The decision tree that we developed is shown in Figure 1 and uses a common approach to model sequential decisions (24). The decision is driven by the expected costs of testing and treatment that are denoted by ‘mRDT?’ and ‘Treat?’ nodes. We calculated the expected cost of the [mRDT=no] branch using the probability of malaria from the BN model and costs associated with each decision as
In Figure 1, P(malaria+F) is the probability from the BN model that malaria is present given the clinical features of the patient. P(malariaF) is the probability from the BN model that malaria is absent given the features. The costs (shown in the hexagons) in the decision tree are from the perspective of a payer of healthcare costs, such as the government of Malawi, and depend on the resources used, including mRDT and ACT drugs. We used the following costs based on the literature: a mRDT costs US $0.60 (8) and a course of ACT for uncomplicated malaria costs US $1.00 (25). We estimated the cost of mistakenly not treating a child with malaria at US $16.60 based on the assumption that the cost may go up to 10 times the cost of mRDT and ACT drugs for uncomplicated malaria if the untreated disease becomes severe, resulting in a hospital admission.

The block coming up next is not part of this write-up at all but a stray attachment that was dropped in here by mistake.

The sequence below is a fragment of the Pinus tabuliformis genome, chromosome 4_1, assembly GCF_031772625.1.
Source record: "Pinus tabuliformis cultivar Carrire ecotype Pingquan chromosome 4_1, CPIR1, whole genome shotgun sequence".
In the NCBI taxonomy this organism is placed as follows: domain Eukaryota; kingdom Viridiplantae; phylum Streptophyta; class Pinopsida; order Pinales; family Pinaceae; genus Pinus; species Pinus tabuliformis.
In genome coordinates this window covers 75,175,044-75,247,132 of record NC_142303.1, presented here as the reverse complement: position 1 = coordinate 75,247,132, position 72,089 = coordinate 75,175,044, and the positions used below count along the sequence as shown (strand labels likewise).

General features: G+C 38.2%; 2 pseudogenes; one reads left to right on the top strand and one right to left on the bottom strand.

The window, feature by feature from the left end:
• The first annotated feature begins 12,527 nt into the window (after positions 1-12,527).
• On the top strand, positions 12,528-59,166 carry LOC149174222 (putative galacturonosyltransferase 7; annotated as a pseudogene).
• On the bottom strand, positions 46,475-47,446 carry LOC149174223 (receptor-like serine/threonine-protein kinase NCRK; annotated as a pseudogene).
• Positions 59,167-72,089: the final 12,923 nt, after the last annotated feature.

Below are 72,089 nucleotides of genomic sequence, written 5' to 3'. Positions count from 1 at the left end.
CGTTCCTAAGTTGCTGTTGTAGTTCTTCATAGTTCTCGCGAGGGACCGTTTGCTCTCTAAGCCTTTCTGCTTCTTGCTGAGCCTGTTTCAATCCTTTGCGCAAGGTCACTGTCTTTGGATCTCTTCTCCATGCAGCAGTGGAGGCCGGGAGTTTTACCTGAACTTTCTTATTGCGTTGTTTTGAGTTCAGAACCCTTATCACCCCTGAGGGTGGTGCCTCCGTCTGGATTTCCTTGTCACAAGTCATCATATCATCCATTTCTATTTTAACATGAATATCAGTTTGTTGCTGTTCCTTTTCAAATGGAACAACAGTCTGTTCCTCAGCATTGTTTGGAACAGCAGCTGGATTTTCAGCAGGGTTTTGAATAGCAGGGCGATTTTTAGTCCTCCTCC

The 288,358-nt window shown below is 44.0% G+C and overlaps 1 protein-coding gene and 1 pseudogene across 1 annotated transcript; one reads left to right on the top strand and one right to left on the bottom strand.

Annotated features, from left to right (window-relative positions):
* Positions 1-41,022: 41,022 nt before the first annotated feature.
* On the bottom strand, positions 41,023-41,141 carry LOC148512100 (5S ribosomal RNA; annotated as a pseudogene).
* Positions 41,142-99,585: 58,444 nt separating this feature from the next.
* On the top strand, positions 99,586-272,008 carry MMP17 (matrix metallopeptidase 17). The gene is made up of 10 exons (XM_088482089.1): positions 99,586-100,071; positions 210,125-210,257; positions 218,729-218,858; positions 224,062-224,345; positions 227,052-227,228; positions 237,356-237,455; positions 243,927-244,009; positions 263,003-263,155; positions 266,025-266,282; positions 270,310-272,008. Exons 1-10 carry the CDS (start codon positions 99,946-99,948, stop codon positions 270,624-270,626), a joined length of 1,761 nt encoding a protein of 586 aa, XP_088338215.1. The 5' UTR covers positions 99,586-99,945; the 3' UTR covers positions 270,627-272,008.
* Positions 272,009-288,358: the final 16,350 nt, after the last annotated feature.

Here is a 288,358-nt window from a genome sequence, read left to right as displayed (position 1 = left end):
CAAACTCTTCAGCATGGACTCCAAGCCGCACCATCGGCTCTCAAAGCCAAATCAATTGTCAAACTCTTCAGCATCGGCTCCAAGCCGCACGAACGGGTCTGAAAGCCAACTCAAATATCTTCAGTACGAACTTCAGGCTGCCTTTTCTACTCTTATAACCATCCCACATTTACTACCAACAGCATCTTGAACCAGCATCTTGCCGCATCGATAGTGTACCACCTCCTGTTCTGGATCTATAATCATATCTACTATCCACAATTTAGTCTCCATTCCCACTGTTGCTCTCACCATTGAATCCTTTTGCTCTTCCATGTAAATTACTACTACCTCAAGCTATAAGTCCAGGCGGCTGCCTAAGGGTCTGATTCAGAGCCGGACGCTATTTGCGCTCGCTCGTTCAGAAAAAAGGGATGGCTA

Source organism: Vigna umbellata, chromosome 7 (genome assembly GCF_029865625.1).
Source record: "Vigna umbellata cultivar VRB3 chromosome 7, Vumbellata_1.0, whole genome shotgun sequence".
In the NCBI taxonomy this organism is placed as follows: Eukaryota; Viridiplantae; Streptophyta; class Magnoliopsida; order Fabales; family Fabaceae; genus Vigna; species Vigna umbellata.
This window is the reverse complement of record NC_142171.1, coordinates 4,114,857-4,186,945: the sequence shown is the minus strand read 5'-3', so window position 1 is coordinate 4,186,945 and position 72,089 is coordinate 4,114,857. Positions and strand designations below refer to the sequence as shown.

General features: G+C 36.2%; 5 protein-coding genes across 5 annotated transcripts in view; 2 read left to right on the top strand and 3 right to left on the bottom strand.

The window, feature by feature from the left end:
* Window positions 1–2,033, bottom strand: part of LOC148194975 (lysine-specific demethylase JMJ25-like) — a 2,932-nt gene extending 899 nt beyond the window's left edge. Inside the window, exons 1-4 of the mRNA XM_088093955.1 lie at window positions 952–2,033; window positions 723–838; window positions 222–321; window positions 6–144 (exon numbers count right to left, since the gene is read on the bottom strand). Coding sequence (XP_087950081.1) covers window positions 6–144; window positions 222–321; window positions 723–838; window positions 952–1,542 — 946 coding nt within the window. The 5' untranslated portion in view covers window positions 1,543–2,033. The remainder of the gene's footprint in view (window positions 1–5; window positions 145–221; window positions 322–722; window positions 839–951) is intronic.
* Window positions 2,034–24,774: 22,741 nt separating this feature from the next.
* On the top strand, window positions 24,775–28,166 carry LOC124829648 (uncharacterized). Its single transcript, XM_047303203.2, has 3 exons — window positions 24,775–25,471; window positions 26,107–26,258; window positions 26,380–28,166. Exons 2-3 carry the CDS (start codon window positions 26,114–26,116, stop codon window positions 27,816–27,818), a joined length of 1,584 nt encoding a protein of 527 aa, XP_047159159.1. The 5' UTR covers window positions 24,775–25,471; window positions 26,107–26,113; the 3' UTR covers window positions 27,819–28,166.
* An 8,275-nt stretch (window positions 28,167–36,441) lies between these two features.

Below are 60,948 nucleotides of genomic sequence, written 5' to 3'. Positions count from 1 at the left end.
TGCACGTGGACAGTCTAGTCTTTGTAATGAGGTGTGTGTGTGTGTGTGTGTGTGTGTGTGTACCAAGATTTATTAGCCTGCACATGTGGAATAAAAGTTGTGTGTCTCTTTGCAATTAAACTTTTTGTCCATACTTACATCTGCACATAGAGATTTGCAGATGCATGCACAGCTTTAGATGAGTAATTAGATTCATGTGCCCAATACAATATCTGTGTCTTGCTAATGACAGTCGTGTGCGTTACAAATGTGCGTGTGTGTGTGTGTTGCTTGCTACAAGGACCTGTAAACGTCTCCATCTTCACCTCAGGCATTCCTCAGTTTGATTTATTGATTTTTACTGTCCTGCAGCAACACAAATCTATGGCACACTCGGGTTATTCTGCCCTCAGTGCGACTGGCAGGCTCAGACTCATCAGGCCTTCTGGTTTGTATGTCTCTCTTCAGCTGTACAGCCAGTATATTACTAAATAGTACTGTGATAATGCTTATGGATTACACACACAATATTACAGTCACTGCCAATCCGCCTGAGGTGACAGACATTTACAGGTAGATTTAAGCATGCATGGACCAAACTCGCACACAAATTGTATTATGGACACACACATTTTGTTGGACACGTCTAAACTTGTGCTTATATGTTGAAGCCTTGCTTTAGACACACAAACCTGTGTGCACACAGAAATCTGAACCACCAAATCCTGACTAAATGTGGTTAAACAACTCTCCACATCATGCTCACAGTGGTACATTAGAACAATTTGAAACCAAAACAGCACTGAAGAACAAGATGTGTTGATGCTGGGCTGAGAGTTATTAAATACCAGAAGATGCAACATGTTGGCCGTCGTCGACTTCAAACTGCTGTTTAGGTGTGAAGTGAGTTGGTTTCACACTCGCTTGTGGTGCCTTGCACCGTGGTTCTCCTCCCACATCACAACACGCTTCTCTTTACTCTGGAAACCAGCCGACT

We computed the expected cost of the [mRDT?=yes] branch as
where
and